Richmond view, just to the right is the landing strip at YVR
This month felt dry for me in a lot of ways. I think a lot of my downtime was taken up with things, stuff, and events. Don't get me wrong, I wouldn't put something on my list if I didn't want it to be there, it just so happened that moreso for me in January than December, everything started happening that first week and hasn't stopped! I'm writing this on Tues, Jan. 26, in prepartation for the 31st, and this last week of the month is still just bursting at the seams. When I look back at my list, though, I'm reminded that I did take a lot of time-in bits and spurts-to get into some deep and a few academic books this month, and for that I'm grateful. Here's what I read in January:
*Satisfy My Thirsty Soul by Linda Dillow - I finished this in January, but read the bulk of it in December in preparation for my church's women's bible study. I'm going through it now a second time, week by week, in order to help faciliate a table, and I'm enjoying it more so in a week-by-week measure than I did the book in one big gulp. It's about what worship looks like in an individual and ordinary life. I don't know that I'd pick up another one of her books, but the thoughtful questions and practices in the back of the book meant for study are what makes this book richer.
*The Invention of Wings by Sue Monk Kidd - This book was fantastic, and there were times when I couldn't put it down (also, times when I could that felt a bit too 'filler' for me). It's the story of a rich white girl who grows up in luxury in the South, and the slave girl she's gifted at her 11th birthday. The turn of events in this story are at times surprising, and the intermixing of the voices (you only hear from 2 characters within the framework) was an excellent sylistic choice by Kidd. The story is loosely based on 2 sisters from long ago, and reading the notes in the back of the book are just as enjoyable as the story itself. I'd recommend this book to a lot of people; anyone who likes fiction.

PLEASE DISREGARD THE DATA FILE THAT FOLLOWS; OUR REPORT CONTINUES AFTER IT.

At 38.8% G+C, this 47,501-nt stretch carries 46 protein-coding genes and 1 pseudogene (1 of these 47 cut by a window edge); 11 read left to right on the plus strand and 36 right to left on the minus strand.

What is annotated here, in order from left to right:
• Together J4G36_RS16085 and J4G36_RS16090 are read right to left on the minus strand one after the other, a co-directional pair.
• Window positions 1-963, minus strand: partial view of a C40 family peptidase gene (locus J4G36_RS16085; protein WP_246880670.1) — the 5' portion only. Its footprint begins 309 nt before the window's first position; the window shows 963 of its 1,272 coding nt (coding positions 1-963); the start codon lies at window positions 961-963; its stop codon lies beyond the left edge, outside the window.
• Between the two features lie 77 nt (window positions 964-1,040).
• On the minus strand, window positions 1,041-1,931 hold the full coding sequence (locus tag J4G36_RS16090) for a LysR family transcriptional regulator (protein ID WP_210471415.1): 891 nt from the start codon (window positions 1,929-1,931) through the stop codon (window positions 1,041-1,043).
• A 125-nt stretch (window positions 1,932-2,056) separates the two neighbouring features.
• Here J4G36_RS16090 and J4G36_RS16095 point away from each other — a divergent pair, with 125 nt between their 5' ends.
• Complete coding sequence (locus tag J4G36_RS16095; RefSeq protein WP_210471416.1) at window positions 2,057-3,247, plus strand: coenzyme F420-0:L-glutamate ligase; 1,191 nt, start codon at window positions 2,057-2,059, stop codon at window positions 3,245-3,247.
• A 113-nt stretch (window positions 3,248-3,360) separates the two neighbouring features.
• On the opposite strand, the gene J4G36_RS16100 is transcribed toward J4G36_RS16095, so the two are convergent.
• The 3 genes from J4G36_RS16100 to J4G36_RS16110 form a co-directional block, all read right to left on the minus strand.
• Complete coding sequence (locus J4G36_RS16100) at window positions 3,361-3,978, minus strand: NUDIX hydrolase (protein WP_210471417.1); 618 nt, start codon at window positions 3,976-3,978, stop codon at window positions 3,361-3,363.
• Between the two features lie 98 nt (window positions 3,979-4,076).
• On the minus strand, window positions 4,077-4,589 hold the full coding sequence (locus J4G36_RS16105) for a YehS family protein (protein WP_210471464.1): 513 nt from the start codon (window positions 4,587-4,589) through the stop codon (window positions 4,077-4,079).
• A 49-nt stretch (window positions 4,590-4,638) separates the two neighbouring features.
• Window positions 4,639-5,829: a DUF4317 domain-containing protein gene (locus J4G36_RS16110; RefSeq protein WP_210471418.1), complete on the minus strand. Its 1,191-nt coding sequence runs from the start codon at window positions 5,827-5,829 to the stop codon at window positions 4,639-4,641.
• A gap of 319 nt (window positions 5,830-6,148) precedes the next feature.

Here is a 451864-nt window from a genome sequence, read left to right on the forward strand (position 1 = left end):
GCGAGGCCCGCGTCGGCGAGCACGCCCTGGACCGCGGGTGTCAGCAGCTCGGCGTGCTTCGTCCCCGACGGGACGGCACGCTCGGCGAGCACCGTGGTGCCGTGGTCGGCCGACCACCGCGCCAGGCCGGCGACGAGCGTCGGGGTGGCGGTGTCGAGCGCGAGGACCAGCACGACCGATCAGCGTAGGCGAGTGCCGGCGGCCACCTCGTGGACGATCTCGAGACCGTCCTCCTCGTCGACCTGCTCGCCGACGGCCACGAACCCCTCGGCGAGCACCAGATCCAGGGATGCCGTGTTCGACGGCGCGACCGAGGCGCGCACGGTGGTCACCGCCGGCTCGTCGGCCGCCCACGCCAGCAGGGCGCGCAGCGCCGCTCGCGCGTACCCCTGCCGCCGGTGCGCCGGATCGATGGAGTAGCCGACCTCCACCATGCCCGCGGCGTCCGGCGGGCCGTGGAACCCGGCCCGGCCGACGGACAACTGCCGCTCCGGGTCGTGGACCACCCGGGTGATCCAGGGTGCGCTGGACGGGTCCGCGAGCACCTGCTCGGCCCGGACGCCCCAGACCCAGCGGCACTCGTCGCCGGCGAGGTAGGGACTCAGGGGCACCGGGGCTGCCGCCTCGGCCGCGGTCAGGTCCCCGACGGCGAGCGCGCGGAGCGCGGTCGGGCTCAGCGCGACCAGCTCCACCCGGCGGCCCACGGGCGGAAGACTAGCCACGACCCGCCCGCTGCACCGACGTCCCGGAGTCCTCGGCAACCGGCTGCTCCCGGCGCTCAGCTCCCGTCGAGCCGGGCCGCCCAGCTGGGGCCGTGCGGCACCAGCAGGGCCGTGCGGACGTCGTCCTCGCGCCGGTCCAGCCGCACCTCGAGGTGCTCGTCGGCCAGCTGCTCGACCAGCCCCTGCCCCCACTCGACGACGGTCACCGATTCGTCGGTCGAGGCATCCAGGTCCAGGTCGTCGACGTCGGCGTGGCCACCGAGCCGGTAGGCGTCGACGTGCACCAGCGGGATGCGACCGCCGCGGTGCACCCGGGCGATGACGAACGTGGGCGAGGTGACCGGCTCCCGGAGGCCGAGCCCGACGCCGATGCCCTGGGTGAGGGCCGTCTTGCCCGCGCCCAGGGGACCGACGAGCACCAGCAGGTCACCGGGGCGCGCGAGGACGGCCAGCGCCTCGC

*The Summer of the Great-Grandmother by Madeline L'Engle (Crosswicks #2) - This book was bittersweet, not only because of L'Engle's torn writing, but because how things are unfolding in my own family regarding my grandmother and her caregivers, her children. This book needs to be read with a box of tissues, and if you love truthful writing that carves it's niche in quiet, you'll love the Crosswicks series, part of L'Engle's memoirs from her time at her country home in Conneticut. This particular entry of the Crosswicks series, is about her own mother, her mother's life, influence, death, and memory.
*The Gift of Failure by Jessica Lahey - This nonfiction read is about how our current parenting philopsophies of never letting our children fail is actually cripping them, adding stress and entitlement, and what we can do about it as parents, educators, and advocates. We are overparenting, exhausting ourselves and inadvertently telling our kids 'they can't' by our behaviors, and we need to stop. I was recommended this book by a friend, and I really liked it, though I don't know that I'm the target audience for this book, as I am definitely part of the choir that already touts this information (i.e. your kid keep forgetting their lunch? a day of not having that lunch will be the #1 reminder from then on...). A lot of studies broken down to bits and enjoyable to read, I'd recommend this book to a parent who feels completely undone by the parenting responsibilities of their school-age child, and maybe highlight the appropriate chore list for junior...
*The Gift of Dyslexia by Ron Davis - This book is two things: an entry level guide walking the reader through dyslexic symptoms one by one in detailed fashion, and two, a solution manual to help with those symptoms through the Ron Davis program. I only read the first half, the informational half, because I didn't want to do all the exercises with my child. I am doing a lot of research on dyslexia currently because although it's been in the back of my mind for close to three years, this year is the first time a professional has said, 'yes, this might be why xyz happen, let's take a closer look and remedy it'. I found myself nodding my head to quite a bit of it, but I don't know that this is the best dyslexic book out there. It's written in an odd way, in my opinion, and although informative, I feel like I still need more information.
*Money Making Mom by Crystal Paine - I've read all of Crystal's books and they are very accessible with great ideas and anecdotes interspersed throughout. This one focuses on creating your own business and the steps one has to take to do it. There's an entire chapter devoted to living generously, too, which is something maybe not every entrepreuner takes into account. Paine's story is pretty amazing and I feel she has some great practical advice, but in a lot of ways it does feel like chasing after the American dream with very little balance, rest, and downtime outside of making the money you either need or want. I have mixed feelings about this one, mostly because Paine is a Christian and her book feels very 'strive-y' and 'pull yourself up by your bootstraps-y' (yes, made those up right now) and not very much 'resting in God's grace for your daily bread(y). Just my opinion, though.